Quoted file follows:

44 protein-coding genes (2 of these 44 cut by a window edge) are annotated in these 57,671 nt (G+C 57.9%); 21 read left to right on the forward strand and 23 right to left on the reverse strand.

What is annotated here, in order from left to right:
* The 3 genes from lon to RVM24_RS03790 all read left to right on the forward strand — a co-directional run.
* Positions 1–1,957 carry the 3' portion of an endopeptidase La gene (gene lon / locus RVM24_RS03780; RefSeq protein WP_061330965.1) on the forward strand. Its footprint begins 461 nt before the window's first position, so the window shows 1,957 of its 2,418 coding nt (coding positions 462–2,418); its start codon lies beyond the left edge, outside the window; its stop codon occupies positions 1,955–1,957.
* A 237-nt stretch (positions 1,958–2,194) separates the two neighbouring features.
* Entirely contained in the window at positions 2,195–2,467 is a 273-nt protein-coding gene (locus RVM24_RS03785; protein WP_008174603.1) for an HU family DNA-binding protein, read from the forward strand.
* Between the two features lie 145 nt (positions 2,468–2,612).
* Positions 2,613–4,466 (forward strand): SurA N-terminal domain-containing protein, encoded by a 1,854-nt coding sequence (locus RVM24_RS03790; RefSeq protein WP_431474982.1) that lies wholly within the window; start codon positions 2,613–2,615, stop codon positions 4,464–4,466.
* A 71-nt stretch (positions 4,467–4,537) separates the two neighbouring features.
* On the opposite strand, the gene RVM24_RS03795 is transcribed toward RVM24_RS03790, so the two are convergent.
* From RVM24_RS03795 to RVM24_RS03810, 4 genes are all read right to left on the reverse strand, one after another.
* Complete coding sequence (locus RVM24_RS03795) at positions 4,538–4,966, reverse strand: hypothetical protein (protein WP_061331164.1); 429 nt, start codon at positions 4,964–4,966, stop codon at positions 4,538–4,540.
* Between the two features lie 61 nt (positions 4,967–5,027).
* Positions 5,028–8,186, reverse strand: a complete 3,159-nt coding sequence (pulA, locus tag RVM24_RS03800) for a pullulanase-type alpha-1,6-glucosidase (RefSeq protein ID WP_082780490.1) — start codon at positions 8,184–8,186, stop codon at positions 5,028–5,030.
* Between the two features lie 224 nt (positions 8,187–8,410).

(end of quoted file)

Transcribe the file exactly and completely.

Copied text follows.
44 protein-coding genes (2 of these 44 cut by a window edge) are annotated in these 57,671 nt (G+C 57.9%); 21 read left to right on the forward strand and 23 right to left on the reverse strand.

What is annotated here, in order from left to right:
* The 3 genes from lon to RVM24_RS03790 all read left to right on the forward strand — a co-directional run.
* Positions 1–1,957 carry the 3' portion of an endopeptidase La gene (gene lon / locus RVM24_RS03780; RefSeq protein WP_061330965.1) on the forward strand. Its footprint begins 461 nt before the window's first position, so the window shows 1,957 of its 2,418 coding nt (coding positions 462–2,418); its start codon lies beyond the left edge, outside the window; its stop codon occupies positions 1,955–1,957.
* A 237-nt stretch (positions 1,958–2,194) separates the two neighbouring features.
* Entirely contained in the window at positions 2,195–2,467 is a 273-nt protein-coding gene (locus RVM24_RS03785; protein WP_008174603.1) for an HU family DNA-binding protein, read from the forward strand.
* Between the two features lie 145 nt (positions 2,468–2,612).
* Positions 2,613–4,466 (forward strand): SurA N-terminal domain-containing protein, encoded by a 1,854-nt coding sequence (locus RVM24_RS03790; RefSeq protein WP_431474982.1) that lies wholly within the window; start codon positions 2,613–2,615, stop codon positions 4,464–4,466.
* A 71-nt stretch (positions 4,467–4,537) separates the two neighbouring features.
* On the opposite strand, the gene RVM24_RS03795 is transcribed toward RVM24_RS03790, so the two are convergent.
* From RVM24_RS03795 to RVM24_RS03810, 4 genes are all read right to left on the reverse strand, one after another.
* Complete coding sequence (locus RVM24_RS03795) at positions 4,538–4,966, reverse strand: hypothetical protein (protein WP_061331164.1); 429 nt, start codon at positions 4,964–4,966, stop codon at positions 4,538–4,540.
* Between the two features lie 61 nt (positions 4,967–5,027).
* Positions 5,028–8,186, reverse strand: a complete 3,159-nt coding sequence (pulA, locus tag RVM24_RS03800) for a pullulanase-type alpha-1,6-glucosidase (RefSeq protein ID WP_082780490.1) — start codon at positions 8,184–8,186, stop codon at positions 5,028–5,030.
* Between the two features lie 224 nt (positions 8,187–8,410).